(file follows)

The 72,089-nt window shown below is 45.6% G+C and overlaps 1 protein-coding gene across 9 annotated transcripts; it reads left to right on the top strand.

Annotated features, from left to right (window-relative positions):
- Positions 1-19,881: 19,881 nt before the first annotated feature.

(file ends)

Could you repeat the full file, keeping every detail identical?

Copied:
The 72,089-nt window shown below is 45.6% G+C and overlaps 1 protein-coding gene across 9 annotated transcripts; it reads left to right on the top strand.

Annotated features, from left to right (window-relative positions):
- Positions 1-19,881: 19,881 nt before the first annotated feature.